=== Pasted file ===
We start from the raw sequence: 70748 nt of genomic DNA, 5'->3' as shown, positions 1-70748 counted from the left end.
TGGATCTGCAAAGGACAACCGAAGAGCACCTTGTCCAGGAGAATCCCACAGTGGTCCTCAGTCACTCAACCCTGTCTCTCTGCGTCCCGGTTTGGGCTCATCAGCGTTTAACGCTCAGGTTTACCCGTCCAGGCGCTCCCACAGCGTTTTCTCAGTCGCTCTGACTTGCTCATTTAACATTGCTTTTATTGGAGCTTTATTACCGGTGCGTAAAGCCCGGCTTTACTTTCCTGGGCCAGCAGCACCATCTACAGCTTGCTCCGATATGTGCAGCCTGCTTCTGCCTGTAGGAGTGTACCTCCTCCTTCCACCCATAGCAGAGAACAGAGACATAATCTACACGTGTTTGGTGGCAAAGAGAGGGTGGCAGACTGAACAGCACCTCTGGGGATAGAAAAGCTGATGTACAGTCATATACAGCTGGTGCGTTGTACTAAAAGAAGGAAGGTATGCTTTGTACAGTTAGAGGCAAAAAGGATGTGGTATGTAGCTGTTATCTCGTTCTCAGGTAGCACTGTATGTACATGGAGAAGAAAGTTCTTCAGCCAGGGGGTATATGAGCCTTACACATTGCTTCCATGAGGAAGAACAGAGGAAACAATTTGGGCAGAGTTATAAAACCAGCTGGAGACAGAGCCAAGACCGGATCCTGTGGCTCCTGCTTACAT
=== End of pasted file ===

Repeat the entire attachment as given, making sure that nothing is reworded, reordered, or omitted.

We start from the raw sequence: 70748 nt of genomic DNA, 5'->3' as shown, positions 1-70748 counted from the left end.
TGGATCTGCAAAGGACAACCGAAGAGCACCTTGTCCAGGAGAATCCCACAGTGGTCCTCAGTCACTCAACCCTGTCTCTCTGCGTCCCGGTTTGGGCTCATCAGCGTTTAACGCTCAGGTTTACCCGTCCAGGCGCTCCCACAGCGTTTTCTCAGTCGCTCTGACTTGCTCATTTAACATTGCTTTTATTGGAGCTTTATTACCGGTGCGTAAAGCCCGGCTTTACTTTCCTGGGCCAGCAGCACCATCTACAGCTTGCTCCGATATGTGCAGCCTGCTTCTGCCTGTAGGAGTGTACCTCCTCCTTCCACCCATAGCAGAGAACAGAGACATAATCTACACGTGTTTGGTGGCAAAGAGAGGGTGGCAGACTGAACAGCACCTCTGGGGATAGAAAAGCTGATGTACAGTCATATACAGCTGGTGCGTTGTACTAAAAGAAGGAAGGTATGCTTTGTACAGTTAGAGGCAAAAAGGATGTGGTATGTAGCTGTTATCTCGTTCTCAGGTAGCACTGTATGTACATGGAGAAGAAAGTTCTTCAGCCAGGGGGTATATGAGCCTTACACATTGCTTCCATGAGGAAGAACAGAGGAAACAATTTGGGCAGAGTTATAAAACCAGCTGGAGACAGAGCCAAGACCGGATCCTGTGGCTCCTGCTTACAT